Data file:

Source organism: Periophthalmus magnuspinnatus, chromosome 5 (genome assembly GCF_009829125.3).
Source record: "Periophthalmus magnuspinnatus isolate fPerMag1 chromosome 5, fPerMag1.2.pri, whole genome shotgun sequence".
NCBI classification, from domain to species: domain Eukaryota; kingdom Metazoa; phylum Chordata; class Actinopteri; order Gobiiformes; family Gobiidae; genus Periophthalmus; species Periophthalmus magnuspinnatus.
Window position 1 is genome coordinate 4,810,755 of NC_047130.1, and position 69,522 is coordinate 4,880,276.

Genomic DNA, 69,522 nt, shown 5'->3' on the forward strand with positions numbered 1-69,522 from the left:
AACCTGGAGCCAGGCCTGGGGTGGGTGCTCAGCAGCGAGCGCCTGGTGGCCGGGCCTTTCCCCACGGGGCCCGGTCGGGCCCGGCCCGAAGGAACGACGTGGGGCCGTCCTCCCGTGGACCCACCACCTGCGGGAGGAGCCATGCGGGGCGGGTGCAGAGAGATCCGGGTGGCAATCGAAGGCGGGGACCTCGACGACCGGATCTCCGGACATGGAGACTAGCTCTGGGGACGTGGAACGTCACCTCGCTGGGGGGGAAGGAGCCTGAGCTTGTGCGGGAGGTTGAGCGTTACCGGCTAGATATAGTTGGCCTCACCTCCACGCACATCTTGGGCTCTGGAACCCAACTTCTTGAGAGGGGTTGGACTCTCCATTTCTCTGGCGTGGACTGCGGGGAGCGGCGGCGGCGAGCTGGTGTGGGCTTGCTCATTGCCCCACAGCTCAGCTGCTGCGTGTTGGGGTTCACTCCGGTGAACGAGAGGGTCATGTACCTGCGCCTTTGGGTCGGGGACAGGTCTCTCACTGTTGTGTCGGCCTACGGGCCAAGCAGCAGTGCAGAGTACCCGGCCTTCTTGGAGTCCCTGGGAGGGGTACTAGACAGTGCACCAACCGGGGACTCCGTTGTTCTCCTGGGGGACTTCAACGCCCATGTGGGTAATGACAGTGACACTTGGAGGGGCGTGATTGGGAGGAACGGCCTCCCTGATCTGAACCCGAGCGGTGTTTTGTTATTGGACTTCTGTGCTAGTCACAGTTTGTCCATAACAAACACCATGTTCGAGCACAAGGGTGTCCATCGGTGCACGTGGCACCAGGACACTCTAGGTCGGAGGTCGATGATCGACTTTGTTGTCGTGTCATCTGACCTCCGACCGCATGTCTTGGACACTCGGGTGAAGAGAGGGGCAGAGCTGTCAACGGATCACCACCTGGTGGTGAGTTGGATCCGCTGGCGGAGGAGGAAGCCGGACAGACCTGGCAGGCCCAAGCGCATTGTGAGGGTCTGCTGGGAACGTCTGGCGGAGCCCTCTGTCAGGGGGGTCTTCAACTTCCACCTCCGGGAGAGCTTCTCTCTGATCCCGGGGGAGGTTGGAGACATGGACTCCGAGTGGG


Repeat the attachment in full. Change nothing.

Source organism: Periophthalmus magnuspinnatus, chromosome 5 (genome assembly GCF_009829125.3).
Source record: "Periophthalmus magnuspinnatus isolate fPerMag1 chromosome 5, fPerMag1.2.pri, whole genome shotgun sequence".
NCBI classification, from domain to species: domain Eukaryota; kingdom Metazoa; phylum Chordata; class Actinopteri; order Gobiiformes; family Gobiidae; genus Periophthalmus; species Periophthalmus magnuspinnatus.
Window position 1 is genome coordinate 4,810,755 of NC_047130.1, and position 69,522 is coordinate 4,880,276.

Genomic DNA, 69,522 nt, shown 5'->3' on the forward strand with positions numbered 1-69,522 from the left:
AACCTGGAGCCAGGCCTGGGGTGGGTGCTCAGCAGCGAGCGCCTGGTGGCCGGGCCTTTCCCCACGGGGCCCGGTCGGGCCCGGCCCGAAGGAACGACGTGGGGCCGTCCTCCCGTGGACCCACCACCTGCGGGAGGAGCCATGCGGGGCGGGTGCAGAGAGATCCGGGTGGCAATCGAAGGCGGGGACCTCGACGACCGGATCTCCGGACATGGAGACTAGCTCTGGGGACGTGGAACGTCACCTCGCTGGGGGGGAAGGAGCCTGAGCTTGTGCGGGAGGTTGAGCGTTACCGGCTAGATATAGTTGGCCTCACCTCCACGCACATCTTGGGCTCTGGAACCCAACTTCTTGAGAGGGGTTGGACTCTCCATTTCTCTGGCGTGGACTGCGGGGAGCGGCGGCGGCGAGCTGGTGTGGGCTTGCTCATTGCCCCACAGCTCAGCTGCTGCGTGTTGGGGTTCACTCCGGTGAACGAGAGGGTCATGTACCTGCGCCTTTGGGTCGGGGACAGGTCTCTCACTGTTGTGTCGGCCTACGGGCCAAGCAGCAGTGCAGAGTACCCGGCCTTCTTGGAGTCCCTGGGAGGGGTACTAGACAGTGCACCAACCGGGGACTCCGTTGTTCTCCTGGGGGACTTCAACGCCCATGTGGGTAATGACAGTGACACTTGGAGGGGCGTGATTGGGAGGAACGGCCTCCCTGATCTGAACCCGAGCGGTGTTTTGTTATTGGACTTCTGTGCTAGTCACAGTTTGTCCATAACAAACACCATGTTCGAGCACAAGGGTGTCCATCGGTGCACGTGGCACCAGGACACTCTAGGTCGGAGGTCGATGATCGACTTTGTTGTCGTGTCATCTGACCTCCGACCGCATGTCTTGGACACTCGGGTGAAGAGAGGGGCAGAGCTGTCAACGGATCACCACCTGGTGGTGAGTTGGATCCGCTGGCGGAGGAGGAAGCCGGACAGACCTGGCAGGCCCAAGCGCATTGTGAGGGTCTGCTGGGAACGTCTGGCGGAGCCCTCTGTCAGGGGGGTCTTCAACTTCCACCTCCGGGAGAGCTTCTCTCTGATCCCGGGGGAGGTTGGAGACATGGACTCCGAGTGGG